|Image: map of the Moravian Karst.|
The Moravian Karst is the most important karst area of the Czech Republic. It is a nature reserve with an area of approximately 100 km², 5km wide and 24km long. It is explored since centuries and is one of the so called classic karst areas, which means it was known and described early in the 19th century.
Four of the caves in this area are accessible to the public. Other sights include the numerous dolines, loosing streams, karst springs and some wild caves.
The underground system of the Punkva river drains most of the Moravian Karst, and measures all together more than 20km of cave systems. Though definitely connected, not all connections have been explored. Punkva Cave, the show cave, is located at the lower end, and the water of the river leaves the cave where the boats leave the show cave. The water then flows down Pusty zleb (deserted valley) vanishing once again in a ponor but reappearing only a hundred meters down the valley.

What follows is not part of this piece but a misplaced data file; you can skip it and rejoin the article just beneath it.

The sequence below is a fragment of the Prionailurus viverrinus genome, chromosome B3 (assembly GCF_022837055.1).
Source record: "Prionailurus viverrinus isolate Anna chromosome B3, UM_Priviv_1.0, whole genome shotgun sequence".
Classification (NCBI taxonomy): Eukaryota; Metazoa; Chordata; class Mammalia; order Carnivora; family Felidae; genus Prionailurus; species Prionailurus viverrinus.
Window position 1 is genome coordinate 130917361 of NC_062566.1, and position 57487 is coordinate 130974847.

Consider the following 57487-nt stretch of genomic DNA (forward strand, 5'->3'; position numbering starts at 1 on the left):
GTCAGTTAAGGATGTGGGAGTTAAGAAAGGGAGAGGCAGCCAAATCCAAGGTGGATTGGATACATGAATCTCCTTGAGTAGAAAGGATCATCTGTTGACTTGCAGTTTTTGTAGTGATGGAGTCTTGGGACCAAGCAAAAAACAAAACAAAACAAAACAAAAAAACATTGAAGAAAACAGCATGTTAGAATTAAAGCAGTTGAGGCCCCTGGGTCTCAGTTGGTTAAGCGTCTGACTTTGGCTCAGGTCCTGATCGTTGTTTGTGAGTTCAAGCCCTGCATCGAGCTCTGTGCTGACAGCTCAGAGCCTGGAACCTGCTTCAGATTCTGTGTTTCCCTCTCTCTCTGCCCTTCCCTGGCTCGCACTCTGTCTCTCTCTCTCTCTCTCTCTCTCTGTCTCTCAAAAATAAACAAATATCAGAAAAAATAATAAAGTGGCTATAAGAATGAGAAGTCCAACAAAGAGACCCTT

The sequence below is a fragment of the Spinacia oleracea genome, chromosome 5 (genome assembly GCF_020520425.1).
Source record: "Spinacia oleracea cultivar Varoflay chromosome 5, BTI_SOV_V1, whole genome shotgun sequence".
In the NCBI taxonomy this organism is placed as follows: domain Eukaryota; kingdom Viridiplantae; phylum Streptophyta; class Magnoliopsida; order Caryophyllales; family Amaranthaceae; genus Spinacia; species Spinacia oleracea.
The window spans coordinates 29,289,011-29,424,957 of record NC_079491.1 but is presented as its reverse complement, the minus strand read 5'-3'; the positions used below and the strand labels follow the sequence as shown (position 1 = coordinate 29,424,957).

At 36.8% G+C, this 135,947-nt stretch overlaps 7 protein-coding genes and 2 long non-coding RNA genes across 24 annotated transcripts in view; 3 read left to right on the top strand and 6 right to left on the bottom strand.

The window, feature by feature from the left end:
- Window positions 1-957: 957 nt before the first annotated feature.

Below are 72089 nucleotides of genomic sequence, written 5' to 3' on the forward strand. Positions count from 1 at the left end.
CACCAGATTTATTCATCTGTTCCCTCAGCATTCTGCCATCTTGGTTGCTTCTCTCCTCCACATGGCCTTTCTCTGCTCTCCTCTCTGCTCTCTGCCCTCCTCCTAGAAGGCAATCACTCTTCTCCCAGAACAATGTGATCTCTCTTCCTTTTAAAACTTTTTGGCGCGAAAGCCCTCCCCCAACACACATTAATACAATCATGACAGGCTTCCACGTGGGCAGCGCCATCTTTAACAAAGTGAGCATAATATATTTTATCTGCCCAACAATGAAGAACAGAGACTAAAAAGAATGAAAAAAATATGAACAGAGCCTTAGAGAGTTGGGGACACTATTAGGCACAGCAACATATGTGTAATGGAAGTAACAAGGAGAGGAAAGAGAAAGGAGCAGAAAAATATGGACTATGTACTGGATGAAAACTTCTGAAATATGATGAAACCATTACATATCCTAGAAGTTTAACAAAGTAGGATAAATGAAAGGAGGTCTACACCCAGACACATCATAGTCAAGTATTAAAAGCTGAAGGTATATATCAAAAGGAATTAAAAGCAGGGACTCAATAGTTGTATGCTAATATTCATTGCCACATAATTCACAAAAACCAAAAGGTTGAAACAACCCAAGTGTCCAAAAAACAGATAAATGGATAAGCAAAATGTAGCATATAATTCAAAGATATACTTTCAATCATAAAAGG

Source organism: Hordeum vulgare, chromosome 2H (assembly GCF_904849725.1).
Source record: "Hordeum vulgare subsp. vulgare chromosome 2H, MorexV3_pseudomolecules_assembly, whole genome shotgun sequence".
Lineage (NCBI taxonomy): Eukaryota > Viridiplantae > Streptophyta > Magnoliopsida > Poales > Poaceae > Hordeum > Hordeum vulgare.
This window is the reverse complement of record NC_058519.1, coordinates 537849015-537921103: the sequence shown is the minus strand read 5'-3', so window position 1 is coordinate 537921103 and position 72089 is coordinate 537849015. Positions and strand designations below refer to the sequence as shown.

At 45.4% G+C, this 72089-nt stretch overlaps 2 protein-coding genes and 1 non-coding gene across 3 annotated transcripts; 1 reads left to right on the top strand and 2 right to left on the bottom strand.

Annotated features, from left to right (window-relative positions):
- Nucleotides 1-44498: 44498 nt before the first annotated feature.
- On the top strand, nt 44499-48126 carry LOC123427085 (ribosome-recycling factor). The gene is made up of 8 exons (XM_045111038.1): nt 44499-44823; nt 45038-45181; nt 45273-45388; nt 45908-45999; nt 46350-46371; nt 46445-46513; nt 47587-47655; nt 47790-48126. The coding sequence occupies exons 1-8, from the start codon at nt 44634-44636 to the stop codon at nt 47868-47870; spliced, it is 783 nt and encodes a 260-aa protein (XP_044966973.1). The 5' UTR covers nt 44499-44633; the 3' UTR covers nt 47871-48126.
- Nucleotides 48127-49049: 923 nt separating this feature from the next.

The Macocha Abyss is the upper end of this cave, with water flowing through the impassable debris of its bottom. A siphon at the far end leads to Nova Amateurska, the biggest part of this cave system. The connection is proven by dying and is obvious when studying a map. The Amateurska has numerous entrances, most of them from the plateau going down between 50m and 120m to the level of the river. The main entrance is an artificial tunnel from Pusty zleb, which allows easy access to the main passage.
This passage branches into two passages, one leading north to Sloup, the other one leading northeast to Ostrov. The branches end at siphons, most of them followed by other caves which also belong to this drainage system. The upper end of the whole system are numerous ponors at the border between limestone and the surrounding impermeable rocks.